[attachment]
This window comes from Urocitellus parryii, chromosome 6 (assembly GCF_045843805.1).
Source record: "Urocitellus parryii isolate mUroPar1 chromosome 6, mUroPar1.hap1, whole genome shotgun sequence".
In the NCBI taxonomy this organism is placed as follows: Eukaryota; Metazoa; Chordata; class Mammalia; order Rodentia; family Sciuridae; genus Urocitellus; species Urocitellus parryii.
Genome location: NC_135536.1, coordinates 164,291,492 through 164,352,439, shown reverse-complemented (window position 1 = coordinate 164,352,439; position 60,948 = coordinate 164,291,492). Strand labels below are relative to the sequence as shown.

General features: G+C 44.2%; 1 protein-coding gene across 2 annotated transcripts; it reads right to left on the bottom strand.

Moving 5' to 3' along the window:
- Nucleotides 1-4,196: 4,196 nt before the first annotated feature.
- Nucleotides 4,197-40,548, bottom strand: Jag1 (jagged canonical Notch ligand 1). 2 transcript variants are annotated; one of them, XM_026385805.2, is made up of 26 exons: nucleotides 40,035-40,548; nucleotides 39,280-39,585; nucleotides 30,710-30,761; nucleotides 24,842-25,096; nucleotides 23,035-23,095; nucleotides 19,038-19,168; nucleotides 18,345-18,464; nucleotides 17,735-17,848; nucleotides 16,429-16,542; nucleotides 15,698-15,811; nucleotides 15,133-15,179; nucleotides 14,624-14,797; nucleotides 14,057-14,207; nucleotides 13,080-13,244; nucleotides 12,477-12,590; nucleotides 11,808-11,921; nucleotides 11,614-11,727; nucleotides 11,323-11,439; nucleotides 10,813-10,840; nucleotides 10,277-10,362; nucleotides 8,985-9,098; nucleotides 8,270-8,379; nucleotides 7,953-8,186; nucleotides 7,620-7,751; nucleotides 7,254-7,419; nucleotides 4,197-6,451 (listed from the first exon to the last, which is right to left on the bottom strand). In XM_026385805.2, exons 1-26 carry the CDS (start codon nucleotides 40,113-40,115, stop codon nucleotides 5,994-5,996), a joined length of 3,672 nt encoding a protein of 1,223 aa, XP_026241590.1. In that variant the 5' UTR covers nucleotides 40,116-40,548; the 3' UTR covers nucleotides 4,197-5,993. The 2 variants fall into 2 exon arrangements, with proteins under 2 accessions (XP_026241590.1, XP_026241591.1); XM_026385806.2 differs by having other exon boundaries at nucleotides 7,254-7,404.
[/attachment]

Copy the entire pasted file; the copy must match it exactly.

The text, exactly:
This window comes from Urocitellus parryii, chromosome 6 (assembly GCF_045843805.1).
Source record: "Urocitellus parryii isolate mUroPar1 chromosome 6, mUroPar1.hap1, whole genome shotgun sequence".
In the NCBI taxonomy this organism is placed as follows: Eukaryota; Metazoa; Chordata; class Mammalia; order Rodentia; family Sciuridae; genus Urocitellus; species Urocitellus parryii.
Genome location: NC_135536.1, coordinates 164,291,492 through 164,352,439, shown reverse-complemented (window position 1 = coordinate 164,352,439; position 60,948 = coordinate 164,291,492). Strand labels below are relative to the sequence as shown.

General features: G+C 44.2%; 1 protein-coding gene across 2 annotated transcripts; it reads right to left on the bottom strand.

Moving 5' to 3' along the window:
- Nucleotides 1-4,196: 4,196 nt before the first annotated feature.
- Nucleotides 4,197-40,548, bottom strand: Jag1 (jagged canonical Notch ligand 1). 2 transcript variants are annotated; one of them, XM_026385805.2, is made up of 26 exons: nucleotides 40,035-40,548; nucleotides 39,280-39,585; nucleotides 30,710-30,761; nucleotides 24,842-25,096; nucleotides 23,035-23,095; nucleotides 19,038-19,168; nucleotides 18,345-18,464; nucleotides 17,735-17,848; nucleotides 16,429-16,542; nucleotides 15,698-15,811; nucleotides 15,133-15,179; nucleotides 14,624-14,797; nucleotides 14,057-14,207; nucleotides 13,080-13,244; nucleotides 12,477-12,590; nucleotides 11,808-11,921; nucleotides 11,614-11,727; nucleotides 11,323-11,439; nucleotides 10,813-10,840; nucleotides 10,277-10,362; nucleotides 8,985-9,098; nucleotides 8,270-8,379; nucleotides 7,953-8,186; nucleotides 7,620-7,751; nucleotides 7,254-7,419; nucleotides 4,197-6,451 (listed from the first exon to the last, which is right to left on the bottom strand). In XM_026385805.2, exons 1-26 carry the CDS (start codon nucleotides 40,113-40,115, stop codon nucleotides 5,994-5,996), a joined length of 3,672 nt encoding a protein of 1,223 aa, XP_026241590.1. In that variant the 5' UTR covers nucleotides 40,116-40,548; the 3' UTR covers nucleotides 4,197-5,993. The 2 variants fall into 2 exon arrangements, with proteins under 2 accessions (XP_026241590.1, XP_026241591.1); XM_026385806.2 differs by having other exon boundaries at nucleotides 7,254-7,404.